SUMMARY OF DISCLOSURE

In summary of this disclosure, the present invention provides a novel cigarette construction which enables a full flavour smoke to be provided at a significantly decreased tar level. Modifications are possible within the scope of this invention.

Patent Citations
Cited PatentFiling datePublication dateApplicantTitle
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Non-Patent Citations
Reference
1 *Garner, The Production of Tobacco, 1951, pp. 442 443.
2Garner, The Production of Tobacco, 1951, pp. 442-443.
3 *Leffingwell et al, Tobacco Flavoring for Smoking Products, R. J. Reynolds Co. 1972, p. 4.
Referenced by
Citing PatentFiling datePublication dateApplicantTitle
US6119699 *Dec 19, 1997Sep 19, 2000Sung; Michael T.Method and apparatus for the selective removal of specific components from smoke condensates
US7987856Dec 22, 2006Aug 2, 2011Philip Morris Usa Inc.Smoking article with bypass channel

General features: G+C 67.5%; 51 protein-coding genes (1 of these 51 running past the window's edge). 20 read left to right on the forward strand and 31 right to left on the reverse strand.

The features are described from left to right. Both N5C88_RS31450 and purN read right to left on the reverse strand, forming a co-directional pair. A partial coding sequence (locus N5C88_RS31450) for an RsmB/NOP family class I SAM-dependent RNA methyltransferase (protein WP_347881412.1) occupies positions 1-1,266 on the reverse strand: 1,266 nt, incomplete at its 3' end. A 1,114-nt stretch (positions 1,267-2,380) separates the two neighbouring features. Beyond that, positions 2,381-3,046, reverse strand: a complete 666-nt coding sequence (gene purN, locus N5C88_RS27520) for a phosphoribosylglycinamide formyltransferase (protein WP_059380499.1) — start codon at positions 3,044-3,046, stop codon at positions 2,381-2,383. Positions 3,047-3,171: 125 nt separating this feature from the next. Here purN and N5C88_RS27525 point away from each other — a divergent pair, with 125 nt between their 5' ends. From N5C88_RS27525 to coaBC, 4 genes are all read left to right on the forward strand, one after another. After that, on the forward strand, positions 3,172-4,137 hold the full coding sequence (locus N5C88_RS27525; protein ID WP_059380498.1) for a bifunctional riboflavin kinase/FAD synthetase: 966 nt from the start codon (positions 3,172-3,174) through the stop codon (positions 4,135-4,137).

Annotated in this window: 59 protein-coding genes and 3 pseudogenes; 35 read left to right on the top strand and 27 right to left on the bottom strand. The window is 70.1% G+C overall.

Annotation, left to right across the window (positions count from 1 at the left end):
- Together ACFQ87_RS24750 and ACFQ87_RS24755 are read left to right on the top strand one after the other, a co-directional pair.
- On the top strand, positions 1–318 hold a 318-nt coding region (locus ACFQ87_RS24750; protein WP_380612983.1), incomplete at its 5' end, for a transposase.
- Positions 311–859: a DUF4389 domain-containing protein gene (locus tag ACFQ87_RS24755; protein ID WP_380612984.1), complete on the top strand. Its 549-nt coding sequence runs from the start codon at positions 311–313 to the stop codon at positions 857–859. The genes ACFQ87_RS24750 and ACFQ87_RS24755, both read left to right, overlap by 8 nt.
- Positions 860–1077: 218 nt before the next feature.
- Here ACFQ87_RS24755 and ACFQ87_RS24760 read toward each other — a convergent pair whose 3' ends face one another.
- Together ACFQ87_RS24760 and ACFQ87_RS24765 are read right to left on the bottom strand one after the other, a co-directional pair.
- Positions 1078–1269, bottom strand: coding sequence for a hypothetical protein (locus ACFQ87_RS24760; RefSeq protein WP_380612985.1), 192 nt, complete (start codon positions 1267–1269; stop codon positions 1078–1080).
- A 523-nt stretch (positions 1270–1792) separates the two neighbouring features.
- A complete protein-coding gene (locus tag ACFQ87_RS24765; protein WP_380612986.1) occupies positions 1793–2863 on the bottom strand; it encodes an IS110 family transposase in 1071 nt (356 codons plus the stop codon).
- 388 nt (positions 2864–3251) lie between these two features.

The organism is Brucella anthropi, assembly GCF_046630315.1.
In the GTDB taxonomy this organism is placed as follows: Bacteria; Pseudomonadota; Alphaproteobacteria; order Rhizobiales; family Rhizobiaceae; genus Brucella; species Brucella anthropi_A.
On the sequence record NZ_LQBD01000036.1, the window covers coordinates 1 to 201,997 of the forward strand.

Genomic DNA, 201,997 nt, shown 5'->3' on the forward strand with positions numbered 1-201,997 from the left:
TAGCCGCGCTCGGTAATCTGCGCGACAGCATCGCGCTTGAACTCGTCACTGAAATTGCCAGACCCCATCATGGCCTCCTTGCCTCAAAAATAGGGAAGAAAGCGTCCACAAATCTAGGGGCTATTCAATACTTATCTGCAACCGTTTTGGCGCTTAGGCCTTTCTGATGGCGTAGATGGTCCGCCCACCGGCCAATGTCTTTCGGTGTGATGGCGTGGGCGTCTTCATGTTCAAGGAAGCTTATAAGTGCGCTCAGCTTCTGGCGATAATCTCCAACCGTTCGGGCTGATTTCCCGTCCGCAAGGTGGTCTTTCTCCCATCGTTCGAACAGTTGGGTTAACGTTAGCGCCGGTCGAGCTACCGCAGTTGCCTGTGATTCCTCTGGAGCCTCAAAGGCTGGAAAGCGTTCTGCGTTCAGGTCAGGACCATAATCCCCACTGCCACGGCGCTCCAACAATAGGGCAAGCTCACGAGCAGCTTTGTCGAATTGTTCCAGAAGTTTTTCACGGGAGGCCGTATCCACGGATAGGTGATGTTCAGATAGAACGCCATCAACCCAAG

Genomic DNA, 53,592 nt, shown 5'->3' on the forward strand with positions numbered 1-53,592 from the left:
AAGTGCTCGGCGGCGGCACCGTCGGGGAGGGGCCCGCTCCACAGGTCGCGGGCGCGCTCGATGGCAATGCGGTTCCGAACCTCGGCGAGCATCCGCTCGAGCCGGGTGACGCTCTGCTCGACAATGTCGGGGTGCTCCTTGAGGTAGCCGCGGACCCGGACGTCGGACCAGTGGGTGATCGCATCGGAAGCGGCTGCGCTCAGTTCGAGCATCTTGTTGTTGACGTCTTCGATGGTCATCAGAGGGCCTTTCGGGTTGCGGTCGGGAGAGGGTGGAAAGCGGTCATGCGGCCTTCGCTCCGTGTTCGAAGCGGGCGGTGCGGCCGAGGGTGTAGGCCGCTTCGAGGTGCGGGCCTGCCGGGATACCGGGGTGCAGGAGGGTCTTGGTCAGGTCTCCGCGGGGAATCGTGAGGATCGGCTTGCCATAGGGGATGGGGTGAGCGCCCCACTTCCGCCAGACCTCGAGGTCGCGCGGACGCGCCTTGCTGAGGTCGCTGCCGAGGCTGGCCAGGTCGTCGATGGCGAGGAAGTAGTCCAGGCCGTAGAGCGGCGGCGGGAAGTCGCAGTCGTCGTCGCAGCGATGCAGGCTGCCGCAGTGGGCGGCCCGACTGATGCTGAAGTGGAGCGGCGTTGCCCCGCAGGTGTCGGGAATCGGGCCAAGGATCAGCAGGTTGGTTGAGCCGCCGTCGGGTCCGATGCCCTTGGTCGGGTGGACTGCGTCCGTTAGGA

US8235056Dec 18, 2007Aug 7, 2012Philip Morris Usa Inc.Smoking article with concentric hollow core in tobacco rod and capsule containing flavorant and aerosol forming agents in the filter system
US8240315Dec 20, 2006Aug 14, 2012Philip Morris Usa Inc.Smoking article with improved delivery profile
US8434499Jan 18, 2011May 7, 2013Philip Morris Usa Inc.Filter design for improving sensory profile of carbon filter-tipped smoking articles
WO2001084969A1 *May 11, 2001Nov 15, 2001San LiCigarette with smoke constituent attenuator
Classifications
U.S. Classification131/339, 131/344, 131/341
International ClassificationA24D3/04, A24D1/00
Cooperative ClassificationA24D1/00, A24D3/04
European ClassificationA24D1/00, A24D3/04
Legal Events
DateCodeEventDescription
Aug 10, 2004FPExpired due to failure to pay maintenance fee
Effective date: 20040611
Jun 14, 2004LAPSLapse for failure to pay maintenance fees
Dec 31, 2003REMIMaintenance fee reminder mailed
Nov 4, 1999FPAYFee payment
Year of fee payment: 4